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Hospital's failure to give essential drugs led to Helston woman's death
4:00pm Thursday 12th September 2013 in News
Failure to give three doses of an essential drug sparked a series of events leading to the death of a Helston patient in the care of the Royal Cornwall Hospital.
Since her death “robust” changes have been made to pharmacy practices at the hospital, an inquest heard last week.
Lynn Ann Smith (née Climo), from Hellis Wartha, died on November 6 last year, shortly after staff failed to administer hormone replacement drugs needed to control the amount of water in the body.
Mrs Smith, 42, had a damaged pituitary gland as a result of brain surgery in 2005 and the tablets controlled an electrolyte imbalance.
The inquest heard Mrs Smith had a complex medical history that began with childhood leukaemia and included a mastectomy, liver cirrhosis and meningioma (a tumour in the brain) up to her death. She was also registered blind and received 24-hour care at home.
She had been taken to hospital for investigations into possible breast cancer – although tests subsequently showed no indication of this.
However, due to a mix up between nurses and the in-hospital pharmacy, Mrs Smith did not receive the hormone replacement therapy for a 24-hour period during her stay. As a result Mrs Smith was left severely dehydrated.
“Vigorous” hydration was carried out, to the extent that Mrs Smith became “fluid overloaded” in the opinion of Dr Nigel Bailey, medical oncologist at the hospital. A post-mortem found fluid on her lungs.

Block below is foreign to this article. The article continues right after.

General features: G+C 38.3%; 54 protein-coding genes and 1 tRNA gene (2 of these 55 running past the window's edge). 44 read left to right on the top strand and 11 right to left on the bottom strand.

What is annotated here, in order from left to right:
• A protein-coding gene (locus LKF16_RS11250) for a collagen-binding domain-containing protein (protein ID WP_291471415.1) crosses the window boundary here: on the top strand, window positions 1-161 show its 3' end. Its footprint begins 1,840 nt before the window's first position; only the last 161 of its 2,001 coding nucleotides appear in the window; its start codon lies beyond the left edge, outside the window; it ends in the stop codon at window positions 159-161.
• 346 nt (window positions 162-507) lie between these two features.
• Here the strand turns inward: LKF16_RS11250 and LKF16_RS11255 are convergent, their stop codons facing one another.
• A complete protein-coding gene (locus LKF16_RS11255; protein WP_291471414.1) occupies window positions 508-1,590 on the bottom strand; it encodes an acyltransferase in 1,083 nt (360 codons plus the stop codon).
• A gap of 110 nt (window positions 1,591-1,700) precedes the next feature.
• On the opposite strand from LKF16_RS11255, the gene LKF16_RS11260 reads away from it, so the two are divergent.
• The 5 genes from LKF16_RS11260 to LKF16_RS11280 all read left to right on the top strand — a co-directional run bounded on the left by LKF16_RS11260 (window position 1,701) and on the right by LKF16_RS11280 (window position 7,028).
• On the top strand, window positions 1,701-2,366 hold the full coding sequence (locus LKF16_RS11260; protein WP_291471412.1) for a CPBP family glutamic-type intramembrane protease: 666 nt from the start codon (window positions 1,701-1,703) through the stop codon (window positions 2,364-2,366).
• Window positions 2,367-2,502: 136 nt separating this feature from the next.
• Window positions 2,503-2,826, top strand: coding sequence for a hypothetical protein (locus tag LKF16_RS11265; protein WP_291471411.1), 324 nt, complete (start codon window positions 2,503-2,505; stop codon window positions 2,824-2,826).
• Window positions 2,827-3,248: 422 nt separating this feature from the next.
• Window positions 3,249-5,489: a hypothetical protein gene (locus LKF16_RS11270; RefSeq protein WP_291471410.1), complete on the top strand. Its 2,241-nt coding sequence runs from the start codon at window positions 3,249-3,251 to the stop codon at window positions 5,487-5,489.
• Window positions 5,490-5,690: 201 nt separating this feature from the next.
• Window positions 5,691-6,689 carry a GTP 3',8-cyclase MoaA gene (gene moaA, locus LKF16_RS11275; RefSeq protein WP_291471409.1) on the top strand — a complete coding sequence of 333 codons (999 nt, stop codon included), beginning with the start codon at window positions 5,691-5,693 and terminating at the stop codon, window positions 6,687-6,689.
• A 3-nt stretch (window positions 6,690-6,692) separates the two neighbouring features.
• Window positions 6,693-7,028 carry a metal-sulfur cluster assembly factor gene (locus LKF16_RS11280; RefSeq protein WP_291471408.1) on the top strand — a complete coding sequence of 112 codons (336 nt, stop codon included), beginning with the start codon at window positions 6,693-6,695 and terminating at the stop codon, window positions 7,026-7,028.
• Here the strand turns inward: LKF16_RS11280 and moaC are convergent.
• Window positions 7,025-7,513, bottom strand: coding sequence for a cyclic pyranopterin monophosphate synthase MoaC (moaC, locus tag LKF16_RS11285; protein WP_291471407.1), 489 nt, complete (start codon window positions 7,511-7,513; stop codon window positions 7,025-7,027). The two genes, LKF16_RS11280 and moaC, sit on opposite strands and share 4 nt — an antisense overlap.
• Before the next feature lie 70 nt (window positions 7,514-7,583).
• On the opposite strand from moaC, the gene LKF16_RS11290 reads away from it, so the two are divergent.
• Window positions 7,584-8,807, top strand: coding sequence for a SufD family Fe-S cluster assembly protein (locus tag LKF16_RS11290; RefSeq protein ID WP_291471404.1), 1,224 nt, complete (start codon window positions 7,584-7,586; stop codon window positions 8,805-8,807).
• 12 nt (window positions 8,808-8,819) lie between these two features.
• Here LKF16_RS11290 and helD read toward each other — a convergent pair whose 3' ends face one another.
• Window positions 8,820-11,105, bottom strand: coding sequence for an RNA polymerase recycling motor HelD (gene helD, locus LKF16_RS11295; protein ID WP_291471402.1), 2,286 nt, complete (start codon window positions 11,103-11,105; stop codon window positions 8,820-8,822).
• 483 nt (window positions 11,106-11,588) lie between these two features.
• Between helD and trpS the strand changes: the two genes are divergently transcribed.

Coroner Dr Emma Carlyon was told that a nurse had filled in the appropriate paper slip ordering the drugs to be sent up to the Lowen ward, placing the slip in the pharmacy order request bag.
However, for an unknown reason – possibly because the slip was missed or got lost – the tablets were never sent up.
The error was not spotted until Dr Bailey carried out his ward rounds a full day after Mrs Smith had her last dose.
Ian Davidson, chief pharmacist at the hospital, said an internal investigation had been carried out into the death. Since then the hospital had installed a £1 million electronic prescription and administration system that was in the process of being trialled.
The drug desmopressin, which Mrs Smith did not receive, had also been added to the hospital’s “critical medicine list” – a list of drugs that were particularly important not to be missed.
Dr Carlyon recorded a verdict of accidental death, ruling out negligence.
She agreed with consultant pathologist Dr Hugh Jones that the cause of death was pulmonary oedema (fluid on the lungs) due to omitted treatment of hypopituitarism (hormone imbalance), with recurrent meningioma and liver cirrhosis as contributory causes.
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